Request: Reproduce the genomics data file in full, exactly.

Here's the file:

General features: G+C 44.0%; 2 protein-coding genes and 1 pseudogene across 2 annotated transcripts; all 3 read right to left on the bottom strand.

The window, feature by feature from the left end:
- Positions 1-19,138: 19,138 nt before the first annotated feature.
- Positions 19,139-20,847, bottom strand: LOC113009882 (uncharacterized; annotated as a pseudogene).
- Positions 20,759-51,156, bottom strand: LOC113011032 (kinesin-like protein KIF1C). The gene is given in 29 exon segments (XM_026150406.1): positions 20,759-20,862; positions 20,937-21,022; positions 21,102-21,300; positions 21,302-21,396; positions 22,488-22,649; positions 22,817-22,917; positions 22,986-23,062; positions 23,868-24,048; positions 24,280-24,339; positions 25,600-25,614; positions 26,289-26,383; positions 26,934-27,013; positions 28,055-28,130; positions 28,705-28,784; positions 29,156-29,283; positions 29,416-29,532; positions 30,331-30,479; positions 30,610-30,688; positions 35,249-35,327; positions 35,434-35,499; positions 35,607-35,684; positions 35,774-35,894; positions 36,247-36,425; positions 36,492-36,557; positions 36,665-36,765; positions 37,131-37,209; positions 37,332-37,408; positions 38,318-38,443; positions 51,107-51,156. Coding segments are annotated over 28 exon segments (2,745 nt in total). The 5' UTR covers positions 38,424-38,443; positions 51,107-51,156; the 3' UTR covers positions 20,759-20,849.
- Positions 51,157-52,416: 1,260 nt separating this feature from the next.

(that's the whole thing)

General features: G+C 44.0%; 2 protein-coding genes and 1 pseudogene across 2 annotated transcripts; all 3 read right to left on the bottom strand.

The window, feature by feature from the left end:
- Positions 1-19,138: 19,138 nt before the first annotated feature.
- Positions 19,139-20,847, bottom strand: LOC113009882 (uncharacterized; annotated as a pseudogene).
- Positions 20,759-51,156, bottom strand: LOC113011032 (kinesin-like protein KIF1C). The gene is given in 29 exon segments (XM_026150406.1): positions 20,759-20,862; positions 20,937-21,022; positions 21,102-21,300; positions 21,302-21,396; positions 22,488-22,649; positions 22,817-22,917; positions 22,986-23,062; positions 23,868-24,048; positions 24,280-24,339; positions 25,600-25,614; positions 26,289-26,383; positions 26,934-27,013; positions 28,055-28,130; positions 28,705-28,784; positions 29,156-29,283; positions 29,416-29,532; positions 30,331-30,479; positions 30,610-30,688; positions 35,249-35,327; positions 35,434-35,499; positions 35,607-35,684; positions 35,774-35,894; positions 36,247-36,425; positions 36,492-36,557; positions 36,665-36,765; positions 37,131-37,209; positions 37,332-37,408; positions 38,318-38,443; positions 51,107-51,156. Coding segments are annotated over 28 exon segments (2,745 nt in total). The 5' UTR covers positions 38,424-38,443; positions 51,107-51,156; the 3' UTR covers positions 20,759-20,849.
- Positions 51,157-52,416: 1,260 nt separating this feature from the next.